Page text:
Day 22: Wise

Civil rights demonstrators, led by Dr Ma

After Jesus was born in Bethlehem in Judea, during the time of King Herod, Magi from the east came to Jerusalem and asked, “Where is the one who has been born king of the Jews? We saw his star when it rose and have come to worship him.”- Matthew 2:1-2

The first story in Matthew, following the Birth of Christ, is the story of the Wise Men visiting Jesus. History tells us that these men were not kings, like a certain Christmas song would have us believe, but were astrologers from the Kingdom of Persia. They were men in the service of the King of Persia whose job was to look to the stars for signs and interpret them. One day, they saw a bright star that told of the birth of a King greater than any earthly king, and they set out in search for Him.

When they reached the land of the Jews, they went to the best place they thought someone of such a high station would be, the palace of the King. But the King of the Jews wasn’t in a palace. They met Herod who consulted with his high priests and he told the Magi, these Wise Men, that they would find the one they were looking for in Bethlehem. The Magi went to the grandest house in all of Judea in search for the King of the Jews, and instead they find him in a manger, with the cattle, living in a rough place even by ancient standards.

I know that this is a Christmas story and we are in the midst of Lent, a time when we are remembering Christ’s ministry, death and resurrection, not His birth. But this story has a lot to say to us even outside of the context of Christmas. Because even today we go looking for God and find Him in the places we least expect. We can search in the grandest churches, the halls of power, the most ivory of towers, but sometimes we find God ever-present in the midst of the mud and the muck, in the faces of the downtrodden and in the struggles of the oppressed.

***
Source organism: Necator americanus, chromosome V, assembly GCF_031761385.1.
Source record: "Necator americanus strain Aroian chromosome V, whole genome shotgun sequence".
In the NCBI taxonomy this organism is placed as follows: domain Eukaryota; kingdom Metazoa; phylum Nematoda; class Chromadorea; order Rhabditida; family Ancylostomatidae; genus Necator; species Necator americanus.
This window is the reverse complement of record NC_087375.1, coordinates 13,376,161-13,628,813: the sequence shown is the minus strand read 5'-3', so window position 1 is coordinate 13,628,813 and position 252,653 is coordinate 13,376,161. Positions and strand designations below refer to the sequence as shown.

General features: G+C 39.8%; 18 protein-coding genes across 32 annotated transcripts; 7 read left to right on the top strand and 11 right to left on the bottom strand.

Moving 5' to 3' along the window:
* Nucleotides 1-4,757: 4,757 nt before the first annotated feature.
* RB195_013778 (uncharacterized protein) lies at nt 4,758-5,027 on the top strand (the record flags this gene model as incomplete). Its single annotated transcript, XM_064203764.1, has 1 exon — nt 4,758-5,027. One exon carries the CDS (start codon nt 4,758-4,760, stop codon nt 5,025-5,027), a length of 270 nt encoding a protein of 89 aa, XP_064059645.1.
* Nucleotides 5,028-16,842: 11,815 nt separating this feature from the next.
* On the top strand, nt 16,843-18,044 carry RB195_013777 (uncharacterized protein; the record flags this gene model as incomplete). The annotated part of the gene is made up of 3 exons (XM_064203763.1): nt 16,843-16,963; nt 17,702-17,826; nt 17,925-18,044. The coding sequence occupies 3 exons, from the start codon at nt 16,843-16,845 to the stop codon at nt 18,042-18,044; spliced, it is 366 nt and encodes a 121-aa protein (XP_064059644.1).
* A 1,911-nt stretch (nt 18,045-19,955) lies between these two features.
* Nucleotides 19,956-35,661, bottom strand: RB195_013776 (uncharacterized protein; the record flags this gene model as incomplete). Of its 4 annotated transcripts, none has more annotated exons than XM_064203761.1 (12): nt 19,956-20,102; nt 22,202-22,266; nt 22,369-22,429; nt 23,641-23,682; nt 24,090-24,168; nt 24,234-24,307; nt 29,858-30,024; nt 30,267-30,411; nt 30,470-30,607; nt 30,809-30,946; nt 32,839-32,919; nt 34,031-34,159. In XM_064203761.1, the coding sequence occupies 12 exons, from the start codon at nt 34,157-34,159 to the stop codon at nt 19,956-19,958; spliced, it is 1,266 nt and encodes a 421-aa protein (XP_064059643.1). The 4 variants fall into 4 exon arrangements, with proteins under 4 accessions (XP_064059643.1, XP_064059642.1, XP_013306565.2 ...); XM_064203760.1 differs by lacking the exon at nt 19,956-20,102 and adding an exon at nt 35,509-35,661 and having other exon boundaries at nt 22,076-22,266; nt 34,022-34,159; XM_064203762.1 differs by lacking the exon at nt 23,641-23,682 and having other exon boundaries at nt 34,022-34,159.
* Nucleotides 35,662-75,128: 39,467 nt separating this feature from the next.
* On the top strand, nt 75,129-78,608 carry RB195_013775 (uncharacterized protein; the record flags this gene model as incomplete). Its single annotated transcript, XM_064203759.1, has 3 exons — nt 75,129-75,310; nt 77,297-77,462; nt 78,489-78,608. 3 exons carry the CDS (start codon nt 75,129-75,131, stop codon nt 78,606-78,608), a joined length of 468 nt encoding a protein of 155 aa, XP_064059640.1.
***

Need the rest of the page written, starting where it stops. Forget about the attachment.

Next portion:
This past Sunday in Selma, Alabama, we as a country remembered the 50th anniversary of Bloody Sunday, the Sunday when organizers who planned a protest march from Selma to Montgomery were attacked by state troopers, county police, and men on horseback which lead to the hospitalization of at least 17 protesters. Following this attack, Rev. Martin Luther King Jr. called on all people of faith, from all across the country to leave their churches, leave their neighborhoods, leave their relative safety, and to come and join the marchers in the fight for equality. Several hundred clergy and some 4,000 people of faith heard that call and marched with Dr. King two weeks later.

If you look for God in anything, you can find Him, but sometimes it takes stepping out or your comfort zone or venturing to places where you think God could never be to fully understand the love of God, the strength of God, and the power of God through other people.

Rabbi Abraham Joshua Heschel later said of his experience, “When I marched in Selma, my feet were praying.” When we search for God in those dark places, in those places crowded with hatred and fear, we find that we begin to pray with our feet, that every step and every breath becomes a prayer that draws us closer to God. God is everywhere, sometimes it just takes us stepping out into the ugly parts of the world to see the God that is revealed to us through Jesus Christ.


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